Although open since 2000, according to Maria Galanou, a Center representative, the Center’s recent, museum-level quality renovation lets it present major antiquities, such as those in “A World Full of Emotions: Ancient Greece, 700 BC-200 AD,” (March 9 -June 24, 2017). Many of the more than 130 items — vase paintings, sculptures, theatrical masks, artifacts, coins and more — will be on view in the U.S. for the first time and have been drawn from the Acropolis Museum, the Louvre, the British Museum, the Vatican Museums and elsewhere. Some works will leave Greece for the first time, specifically for this show.

The collection will show the range of emotion — some familiar, some not — depicted in antiquity, to provide a way to consider the role of feelings in our own personal, social and political lives, while helping to advance the relatively new field of the history of emotions.

At the other end of the time spectrum, there’s no need to go to the Guggenheim when the Czech Center of New York mounts contemporary art shows and much more. The center, housed in a landmarked Renaissance Revival building on 73rd Street, uses the arts to strengthen cultural ties between the Czech Republic and the U.S.

Visitors can see films, borrow books from its library, hear lectures and enjoy art in its gallery from contemporary artists and up and comers. Through Jan. 26, the gallery will show dramatic photography (both drone and still) by Petr Jan Juracka and Czech expert climber Klára Kolouchová when they scaled K2, the world’s second highest peak, as part of the USA International K2 expedition.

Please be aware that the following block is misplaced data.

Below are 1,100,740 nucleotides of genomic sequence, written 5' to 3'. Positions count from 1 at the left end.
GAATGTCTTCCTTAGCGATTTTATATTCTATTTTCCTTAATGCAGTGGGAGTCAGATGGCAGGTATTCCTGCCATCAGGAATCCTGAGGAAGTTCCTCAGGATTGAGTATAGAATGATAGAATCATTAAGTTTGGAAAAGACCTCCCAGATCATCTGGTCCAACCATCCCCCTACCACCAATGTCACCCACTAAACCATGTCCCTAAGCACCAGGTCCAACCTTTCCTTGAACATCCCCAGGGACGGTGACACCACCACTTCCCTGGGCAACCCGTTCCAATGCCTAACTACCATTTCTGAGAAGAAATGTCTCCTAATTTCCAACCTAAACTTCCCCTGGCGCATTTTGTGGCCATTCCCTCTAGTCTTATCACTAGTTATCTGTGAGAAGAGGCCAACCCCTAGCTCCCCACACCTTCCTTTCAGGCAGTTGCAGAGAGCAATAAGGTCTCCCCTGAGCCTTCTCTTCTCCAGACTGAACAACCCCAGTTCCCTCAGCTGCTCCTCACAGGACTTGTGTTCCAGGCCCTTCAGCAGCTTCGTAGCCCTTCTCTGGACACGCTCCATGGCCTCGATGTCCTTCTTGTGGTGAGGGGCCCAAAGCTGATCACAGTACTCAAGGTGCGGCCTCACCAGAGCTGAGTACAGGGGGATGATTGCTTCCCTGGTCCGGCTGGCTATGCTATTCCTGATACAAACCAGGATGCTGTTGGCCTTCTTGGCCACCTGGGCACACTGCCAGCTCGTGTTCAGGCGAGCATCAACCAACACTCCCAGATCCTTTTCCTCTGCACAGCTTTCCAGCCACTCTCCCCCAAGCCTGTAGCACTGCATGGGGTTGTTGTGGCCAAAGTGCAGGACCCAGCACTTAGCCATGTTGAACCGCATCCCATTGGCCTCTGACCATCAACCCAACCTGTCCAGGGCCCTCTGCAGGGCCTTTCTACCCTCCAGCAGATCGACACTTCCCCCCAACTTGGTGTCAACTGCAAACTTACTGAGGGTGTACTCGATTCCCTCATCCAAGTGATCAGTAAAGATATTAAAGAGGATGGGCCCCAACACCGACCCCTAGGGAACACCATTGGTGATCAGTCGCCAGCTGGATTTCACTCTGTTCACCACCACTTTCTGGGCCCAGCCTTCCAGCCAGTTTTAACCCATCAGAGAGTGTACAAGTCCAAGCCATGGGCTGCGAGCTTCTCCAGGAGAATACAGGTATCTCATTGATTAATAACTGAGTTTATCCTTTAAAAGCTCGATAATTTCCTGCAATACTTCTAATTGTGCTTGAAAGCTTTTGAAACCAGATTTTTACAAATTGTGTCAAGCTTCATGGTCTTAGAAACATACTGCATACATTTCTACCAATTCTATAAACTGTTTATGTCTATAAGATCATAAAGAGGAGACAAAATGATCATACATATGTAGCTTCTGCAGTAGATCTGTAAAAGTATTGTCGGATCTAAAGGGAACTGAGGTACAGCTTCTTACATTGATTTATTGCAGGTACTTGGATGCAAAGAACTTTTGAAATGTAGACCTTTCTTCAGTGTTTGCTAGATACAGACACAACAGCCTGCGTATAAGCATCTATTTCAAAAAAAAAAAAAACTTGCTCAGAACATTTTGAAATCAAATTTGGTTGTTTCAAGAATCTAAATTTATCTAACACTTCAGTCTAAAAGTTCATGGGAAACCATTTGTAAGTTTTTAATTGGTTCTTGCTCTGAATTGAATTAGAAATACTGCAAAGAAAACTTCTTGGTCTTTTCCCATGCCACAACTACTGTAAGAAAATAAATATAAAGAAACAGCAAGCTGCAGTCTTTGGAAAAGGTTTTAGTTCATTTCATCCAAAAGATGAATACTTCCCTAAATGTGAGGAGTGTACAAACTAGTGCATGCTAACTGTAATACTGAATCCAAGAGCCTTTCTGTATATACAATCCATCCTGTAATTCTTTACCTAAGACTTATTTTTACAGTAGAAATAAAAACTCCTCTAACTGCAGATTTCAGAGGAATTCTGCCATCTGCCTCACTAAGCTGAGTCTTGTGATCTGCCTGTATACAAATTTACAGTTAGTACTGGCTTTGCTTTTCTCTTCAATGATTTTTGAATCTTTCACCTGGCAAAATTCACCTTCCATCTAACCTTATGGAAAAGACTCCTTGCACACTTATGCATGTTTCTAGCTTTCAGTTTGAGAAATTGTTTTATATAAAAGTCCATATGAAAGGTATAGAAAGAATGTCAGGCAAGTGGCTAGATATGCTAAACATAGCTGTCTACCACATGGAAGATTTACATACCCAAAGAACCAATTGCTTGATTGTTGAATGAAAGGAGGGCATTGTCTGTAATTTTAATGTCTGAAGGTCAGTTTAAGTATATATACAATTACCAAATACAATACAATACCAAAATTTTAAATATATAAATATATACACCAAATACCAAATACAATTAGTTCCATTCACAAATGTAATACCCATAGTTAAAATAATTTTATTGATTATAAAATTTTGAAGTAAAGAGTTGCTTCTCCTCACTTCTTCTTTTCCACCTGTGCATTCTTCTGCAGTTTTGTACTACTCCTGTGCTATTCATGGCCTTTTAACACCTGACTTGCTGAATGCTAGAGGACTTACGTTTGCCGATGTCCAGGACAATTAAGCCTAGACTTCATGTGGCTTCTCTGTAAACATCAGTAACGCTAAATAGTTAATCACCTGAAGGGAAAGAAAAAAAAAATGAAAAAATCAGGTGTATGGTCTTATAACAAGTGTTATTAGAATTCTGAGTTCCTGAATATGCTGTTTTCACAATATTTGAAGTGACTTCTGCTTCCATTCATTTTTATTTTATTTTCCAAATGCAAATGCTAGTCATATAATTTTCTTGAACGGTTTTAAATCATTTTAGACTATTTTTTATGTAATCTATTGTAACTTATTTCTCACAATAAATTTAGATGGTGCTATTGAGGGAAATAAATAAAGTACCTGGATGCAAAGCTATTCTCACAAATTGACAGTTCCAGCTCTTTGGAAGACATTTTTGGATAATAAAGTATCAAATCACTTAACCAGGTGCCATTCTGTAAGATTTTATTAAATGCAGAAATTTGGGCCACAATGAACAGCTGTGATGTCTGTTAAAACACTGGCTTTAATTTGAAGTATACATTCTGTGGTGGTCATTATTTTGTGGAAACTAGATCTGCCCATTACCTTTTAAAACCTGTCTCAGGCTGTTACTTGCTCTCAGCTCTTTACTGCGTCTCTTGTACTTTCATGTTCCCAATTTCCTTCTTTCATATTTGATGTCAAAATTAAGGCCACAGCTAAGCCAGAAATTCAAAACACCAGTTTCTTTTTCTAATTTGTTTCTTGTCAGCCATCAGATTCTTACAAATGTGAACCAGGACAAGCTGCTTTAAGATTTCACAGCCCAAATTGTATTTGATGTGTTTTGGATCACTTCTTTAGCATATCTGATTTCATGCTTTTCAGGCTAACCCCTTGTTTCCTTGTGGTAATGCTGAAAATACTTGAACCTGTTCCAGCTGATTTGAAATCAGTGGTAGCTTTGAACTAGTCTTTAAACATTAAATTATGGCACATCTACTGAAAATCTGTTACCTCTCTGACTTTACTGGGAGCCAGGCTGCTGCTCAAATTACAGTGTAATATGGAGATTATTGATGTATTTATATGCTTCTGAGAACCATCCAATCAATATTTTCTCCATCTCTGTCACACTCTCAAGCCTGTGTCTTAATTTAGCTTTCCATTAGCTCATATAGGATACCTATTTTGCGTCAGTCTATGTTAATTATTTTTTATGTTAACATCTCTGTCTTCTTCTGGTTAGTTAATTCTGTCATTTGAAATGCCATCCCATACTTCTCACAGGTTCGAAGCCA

The center also offers opportunities to see the work of aspiring artists in different mediums through its Bohemian Creative Hub. Inspired by Thomas Messer, the director of the Guggenheim Museum for 27 years (who was of Czechoslovakian heritage), visual and performing artists under 30 years old can apply to exhibit or perform at its gallery and cinema space in July and November of 2017.

Although not a niche in terms of sheer size (it takes up an entire city block), the Park Avenue Armory is becoming a source of some of the most unusual art experiences in the city — without a long trip to Brooklyn or downtown. Within its wood-paneled rooms and galleries, and especially in its huge (55,000 square feet) Drill Hall, the Armory hosts concerts, lectures and modern or original, commissioned art.

A recent show at the Armory, “Manifesto,” by artist/filmmaker Julian Rosefeldt, featured a history of the manifestos of 20th century art movements, edited and re-imagined as dramatic monologues by 13 different characters, all played by Cate Blanchett. Blanchett assumed the personas of a Russian diva, a day trader, a teacher, a homeless man, a CEO, a puppeteer, a punk rocker, a news reader and more — all portrayed in huge video screens hung throughout the cavernous Drill Hall.

The Armory’s Manifesto was the kickoff to a new cultural season at the Armory (the next big event is O’Neill’s “The Hairy Ape” with Bobby Cannavale in March), and proves that there’s more to New York’s art scene than Museum Mile, SoHo or Brooklyn. Dive in.